Despite the fact that your opponent has more chips than you, they still don’t have a lock on this thing; after all, they aren’t certain to win the tournament. The only thing their larger stack buys them is a higher chance of winning the tournament. In other words, each player’s chip stack size is used to calculate the probability of them winning the tournament, and by using this probability and multiplying it by the different payouts, we can finally arrive at a more accurate representation of their equity.
Going back to our example, your opponent’s equity must be less than 185 dollars, whereas your equity must be more than 115. As a matter of fact, if you use an Independent Chip Model (ICM) calculator, you will find that their equity is around 162 dollars and your equity is approximately 138 dollars.”
I began to understand a bit at this point.
“So, going back to your example, because I have one-third of the chips, I have 33 percent to win first place and 66 percent to win second?”
“And, according to these probabilities, my equity can be calculated as follows:
.33 (probability of winning first place) x 185(first place money) + .66 (probability of winning second place) x 115 (second prize money) = 137 dollars”
“And, as you can see the Independent Chip Model only cares about the chip stack size and the payout structure. What’s also interesting to note is that the value of a chip is always changing according to the Independent Chip Model (ICM) in poker tournaments: Chips are only valuable in Texas Hold’em poker tournaments in so far as they increase your chances of winning said tournaments.”
“But how does any of that help me when I’m playing in an actual tournament?”
Understanding the Independent Chip Model (ICM)
Understanding the Independent Chip Model (ICM) can be integral to your poker strategy, especially if you plan to play Texas Hold’em poker tournaments. Just as your calculations of EV are integral to your decisions in a cash game, your calculations of EV during a tournament are instrumental to becoming a better player. The difference is that in order to calculate the EV of any decision during a tournament, you need to rely on a model like the ICM, especially if you are planning to cash.
For instance, let’s go back to the example you gave earlier during the cash game, and let’s imagine that that exact hand has played out during our imaginary tournament, the one where you had 1000 chips, your opponent had 2000 chips, and the payout was 185 for first and 115 for second.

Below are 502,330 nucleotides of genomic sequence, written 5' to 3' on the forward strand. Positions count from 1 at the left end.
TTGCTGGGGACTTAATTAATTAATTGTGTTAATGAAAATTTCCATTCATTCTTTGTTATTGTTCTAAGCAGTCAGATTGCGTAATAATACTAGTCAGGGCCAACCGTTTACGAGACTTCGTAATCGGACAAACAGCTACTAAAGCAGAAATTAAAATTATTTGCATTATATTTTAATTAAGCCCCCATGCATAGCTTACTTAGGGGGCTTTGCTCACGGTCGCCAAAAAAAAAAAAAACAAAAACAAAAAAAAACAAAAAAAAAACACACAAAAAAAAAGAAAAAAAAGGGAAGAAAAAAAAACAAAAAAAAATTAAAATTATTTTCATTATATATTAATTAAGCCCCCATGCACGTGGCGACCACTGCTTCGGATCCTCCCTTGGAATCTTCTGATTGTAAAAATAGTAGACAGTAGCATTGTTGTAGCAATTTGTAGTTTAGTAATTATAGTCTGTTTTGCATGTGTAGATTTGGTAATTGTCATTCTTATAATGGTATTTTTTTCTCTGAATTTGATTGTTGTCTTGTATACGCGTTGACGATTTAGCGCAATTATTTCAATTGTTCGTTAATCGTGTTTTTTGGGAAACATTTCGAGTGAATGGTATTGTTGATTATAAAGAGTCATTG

So, by putting the two examples together the final result is as follows:
You hold the King-Queen of hearts, and the cards on the felt are the ten of hearts, the jack of hearts, the three of spades, and the seven of diamonds. Also, there are 1000 chips in the pot, and your opponent just raised you 500 chips, putting you all in. What do you do?
If you remember, because you were on two draws, you had a thirty percent chance to win the hand. If you win the hand, you’ll have 2000 chips, whereas your opponent will only have a thousand left. Accordingly, your equity will be 162 dollars by ICM poker calculations. On the other hand, if you call and lose, your equity will be 115 dollars, which is the payout you will receive for coming in second place.
Having calculated the equities resulting from both possible outcomes from calling, your EV for calling can be calculated by multiplying the equity of each scenario by the probability of that scenario happening, and adding the results together:
162 (your equity according to ICM poker if you win the hand) x 0.3 (the probability of winning the hand if you call) + 115 (your equity if you lose the hand) x 0.7 (the probability of losing the hand) = 129.1 dollars.
The alternative is folding, in which case, you will be left with 500 chips and a total equity of (500/3000) x 185+ (2500/3000) x 115 = 126.6 dollars.
Seeing as the EV of calling, 129.1 dollars, is higher than that of folding, 126.6 dollars, you should call that shove.
Now, even though conventional calculations and ICM poker calculations yielded the same result, i.e. a decision to call the shove, this won’t always be the case, and, in many scenarios, ICM poker will dictate that you should play tighter than you normally would during a cash game.
See you at the WSOP!
Independent Chip Model – FAQs
Q: What does Independent Chip model (ICM) mean in poker?
A: At the end of a poker tournament, instead of an even chop, the payments are based on how many chips each player has in front of them.
Q: How is ICM calculated?
A: It’s based on how many chips each player has. You can use an ICM calculator to figure out how much each player wins. This is easy.
Q: What is a chop in poker?
A: A chop means that the players remaining in the tournament will split the remaining prize money. It can be an even chop where everyone gets the same amount of money, or it can be an ICM chop where everyone gets a different amount of money based on their chip stacks.
Q: What is deal making in poker?
A: You can make any kind of deal you want at the end of a tournament. Sometimes when it’s heads up in a big event, the money will be split but the players will continue to play for the championship ring, bracelet, trophy, etc.